What You Should Know About the Flu

The Centers for Disease Control and Prevention (CDC) estimates that 45% of the U.S. population receives vaccinations during the influenza (flu) season, which helps prevent more than 6 million flu-related illnesses, 3 million medical visits, and 79,000 flu-related hospitalizations.

 

When is flu season?

The timing is unpredictable and varies by year. Some flu viruses circulate during the summer, and influenza activity often begins increasing in October. The CDC recommends getting vaccinated soon after the vaccine becomes available – in early fall, if possible.

 

How does the flu spread?

The flu virus enters the body through mucous membranes in the eye, nose, and mouth. It can become airborne when a person coughs or sneezes, making it easy to infect those around you.  The virus can also be spread by touching common objects that allow the virus to survive on its surface, then touching your mouth or face.

 

What are the common signs and symptoms?

·  Fever · Headache · Body ache ·  Runny or Stuffy Nose
· Fatigue · Chills · Cough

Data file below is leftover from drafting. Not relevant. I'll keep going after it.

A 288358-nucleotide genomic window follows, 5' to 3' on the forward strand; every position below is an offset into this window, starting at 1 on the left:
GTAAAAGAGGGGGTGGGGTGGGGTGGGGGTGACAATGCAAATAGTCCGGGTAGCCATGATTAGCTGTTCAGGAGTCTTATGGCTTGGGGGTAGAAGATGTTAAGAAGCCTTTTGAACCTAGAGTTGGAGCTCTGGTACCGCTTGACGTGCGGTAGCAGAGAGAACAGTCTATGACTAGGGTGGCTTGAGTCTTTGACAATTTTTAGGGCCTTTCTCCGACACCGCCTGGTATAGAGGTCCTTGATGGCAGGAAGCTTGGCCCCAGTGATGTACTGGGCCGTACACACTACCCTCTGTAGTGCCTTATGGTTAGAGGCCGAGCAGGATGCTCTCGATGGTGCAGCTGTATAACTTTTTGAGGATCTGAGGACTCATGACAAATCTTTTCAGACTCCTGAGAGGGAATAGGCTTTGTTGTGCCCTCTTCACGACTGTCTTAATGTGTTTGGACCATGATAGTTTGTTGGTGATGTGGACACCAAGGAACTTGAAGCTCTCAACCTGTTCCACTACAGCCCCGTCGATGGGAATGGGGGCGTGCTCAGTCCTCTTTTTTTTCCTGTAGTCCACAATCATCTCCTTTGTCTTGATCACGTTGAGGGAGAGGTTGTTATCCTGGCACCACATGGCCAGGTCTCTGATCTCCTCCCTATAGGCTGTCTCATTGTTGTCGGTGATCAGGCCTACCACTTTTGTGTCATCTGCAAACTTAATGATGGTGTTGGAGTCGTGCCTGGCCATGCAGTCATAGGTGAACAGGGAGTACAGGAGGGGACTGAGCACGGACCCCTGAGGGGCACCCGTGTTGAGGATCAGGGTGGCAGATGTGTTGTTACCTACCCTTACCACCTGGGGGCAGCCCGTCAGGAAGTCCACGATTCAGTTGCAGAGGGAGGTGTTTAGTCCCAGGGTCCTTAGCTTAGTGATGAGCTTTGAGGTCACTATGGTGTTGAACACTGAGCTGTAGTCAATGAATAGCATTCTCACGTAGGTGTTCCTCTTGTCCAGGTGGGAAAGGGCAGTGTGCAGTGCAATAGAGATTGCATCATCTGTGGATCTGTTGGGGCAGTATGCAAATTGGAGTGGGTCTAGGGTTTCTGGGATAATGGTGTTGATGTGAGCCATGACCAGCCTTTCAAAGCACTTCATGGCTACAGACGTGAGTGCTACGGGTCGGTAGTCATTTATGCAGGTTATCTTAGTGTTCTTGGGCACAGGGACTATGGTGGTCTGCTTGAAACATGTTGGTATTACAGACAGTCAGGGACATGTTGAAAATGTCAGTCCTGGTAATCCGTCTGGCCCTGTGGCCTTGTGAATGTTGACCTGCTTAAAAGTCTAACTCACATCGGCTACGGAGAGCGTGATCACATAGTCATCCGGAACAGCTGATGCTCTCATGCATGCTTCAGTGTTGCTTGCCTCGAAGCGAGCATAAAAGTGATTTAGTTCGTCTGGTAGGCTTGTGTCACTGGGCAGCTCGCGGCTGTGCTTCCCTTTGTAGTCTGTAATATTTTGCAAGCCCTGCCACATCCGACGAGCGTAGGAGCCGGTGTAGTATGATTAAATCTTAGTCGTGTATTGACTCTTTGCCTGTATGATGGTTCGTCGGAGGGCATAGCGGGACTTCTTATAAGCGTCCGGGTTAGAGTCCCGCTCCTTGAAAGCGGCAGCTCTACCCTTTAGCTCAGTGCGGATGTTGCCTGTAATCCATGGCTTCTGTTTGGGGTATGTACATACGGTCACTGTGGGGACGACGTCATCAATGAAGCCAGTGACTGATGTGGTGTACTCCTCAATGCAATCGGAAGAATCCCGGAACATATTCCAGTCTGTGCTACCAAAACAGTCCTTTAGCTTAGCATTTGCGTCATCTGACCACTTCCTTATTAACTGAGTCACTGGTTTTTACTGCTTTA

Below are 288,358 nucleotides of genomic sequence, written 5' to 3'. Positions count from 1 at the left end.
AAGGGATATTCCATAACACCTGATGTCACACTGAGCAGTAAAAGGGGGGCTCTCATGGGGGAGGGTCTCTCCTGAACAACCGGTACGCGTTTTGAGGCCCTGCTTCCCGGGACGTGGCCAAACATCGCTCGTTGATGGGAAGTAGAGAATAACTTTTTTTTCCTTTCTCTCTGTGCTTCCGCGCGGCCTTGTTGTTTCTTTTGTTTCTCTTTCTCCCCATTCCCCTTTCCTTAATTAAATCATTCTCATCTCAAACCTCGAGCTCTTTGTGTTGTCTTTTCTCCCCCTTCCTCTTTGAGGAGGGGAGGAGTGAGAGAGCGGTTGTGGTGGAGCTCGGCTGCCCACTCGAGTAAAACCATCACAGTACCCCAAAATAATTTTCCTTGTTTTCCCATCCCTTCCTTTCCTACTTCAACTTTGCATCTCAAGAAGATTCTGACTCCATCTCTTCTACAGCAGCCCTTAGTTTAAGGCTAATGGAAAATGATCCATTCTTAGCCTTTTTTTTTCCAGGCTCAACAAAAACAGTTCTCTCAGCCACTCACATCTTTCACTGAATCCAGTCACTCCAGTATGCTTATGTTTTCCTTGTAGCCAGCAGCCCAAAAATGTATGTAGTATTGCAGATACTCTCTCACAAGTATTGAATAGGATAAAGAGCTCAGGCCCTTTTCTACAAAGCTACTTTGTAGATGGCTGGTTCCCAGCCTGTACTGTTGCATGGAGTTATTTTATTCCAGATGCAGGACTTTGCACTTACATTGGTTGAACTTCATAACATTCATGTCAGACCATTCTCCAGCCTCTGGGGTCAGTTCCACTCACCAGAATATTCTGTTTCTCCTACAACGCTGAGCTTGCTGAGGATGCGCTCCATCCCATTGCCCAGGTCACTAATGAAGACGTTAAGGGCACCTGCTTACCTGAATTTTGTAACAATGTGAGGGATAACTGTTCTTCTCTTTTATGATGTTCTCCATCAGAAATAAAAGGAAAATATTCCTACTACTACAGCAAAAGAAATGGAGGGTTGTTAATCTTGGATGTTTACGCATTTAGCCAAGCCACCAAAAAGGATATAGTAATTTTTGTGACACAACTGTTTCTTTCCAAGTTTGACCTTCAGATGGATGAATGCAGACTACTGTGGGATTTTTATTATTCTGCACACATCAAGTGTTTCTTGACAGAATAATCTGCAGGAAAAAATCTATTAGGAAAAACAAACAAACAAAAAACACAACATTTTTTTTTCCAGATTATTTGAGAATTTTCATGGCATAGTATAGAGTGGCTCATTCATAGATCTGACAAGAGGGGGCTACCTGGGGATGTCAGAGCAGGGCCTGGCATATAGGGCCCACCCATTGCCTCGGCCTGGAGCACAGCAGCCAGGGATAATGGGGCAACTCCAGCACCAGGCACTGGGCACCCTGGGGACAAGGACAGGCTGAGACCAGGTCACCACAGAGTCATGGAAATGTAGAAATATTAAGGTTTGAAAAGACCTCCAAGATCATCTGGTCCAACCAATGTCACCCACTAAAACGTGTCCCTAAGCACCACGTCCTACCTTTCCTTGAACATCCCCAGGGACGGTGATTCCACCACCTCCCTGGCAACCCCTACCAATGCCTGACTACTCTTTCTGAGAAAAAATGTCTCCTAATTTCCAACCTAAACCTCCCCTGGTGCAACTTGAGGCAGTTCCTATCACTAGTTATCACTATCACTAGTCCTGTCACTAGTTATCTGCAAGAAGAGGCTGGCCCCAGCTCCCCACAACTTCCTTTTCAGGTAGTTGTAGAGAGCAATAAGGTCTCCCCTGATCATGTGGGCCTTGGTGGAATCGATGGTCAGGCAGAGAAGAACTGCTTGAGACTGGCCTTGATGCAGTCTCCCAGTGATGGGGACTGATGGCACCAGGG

The flu may also cause severe complications including sinusitis, bronchitis, and pneumonia. Most people who get the flu usually feel much better within one or two weeks, but some develop complications that can be life-threatening.

 

How can I protect myself from getting the flu?

  • Getting the flu vaccine each year is still the best protection against the flu. Flu vaccines cause antibodies to develop in the body about two weeks after vaccination, providing protection against the viruses that are in the vaccine.
  • Any individual who appears to have a flu-like illness should stay home and avoid face-to-face contact with others, unless seeking medical treatment.
  • Practice good hygiene by covering coughs and sneezes, washing hands frequently, and cleaning surfaces that are likely to have frequent hand contact.
  • Avoid touching your eyes, nose, or mouth to stop the spread of germs.

Many physicians and local pharmacies provide flu vaccinations, and worksite clinics are available for employer groups that meet participation requirements. Your health insurer may be able to coordinate a worksite clinic on your behalf. For more information, contact your health insurer or local pharmacy, or visit flu.gov or cdc.gov/flu.

 


John E. Aoki, M.D., CHCQM, FABQAURP

Chief Medical Officer

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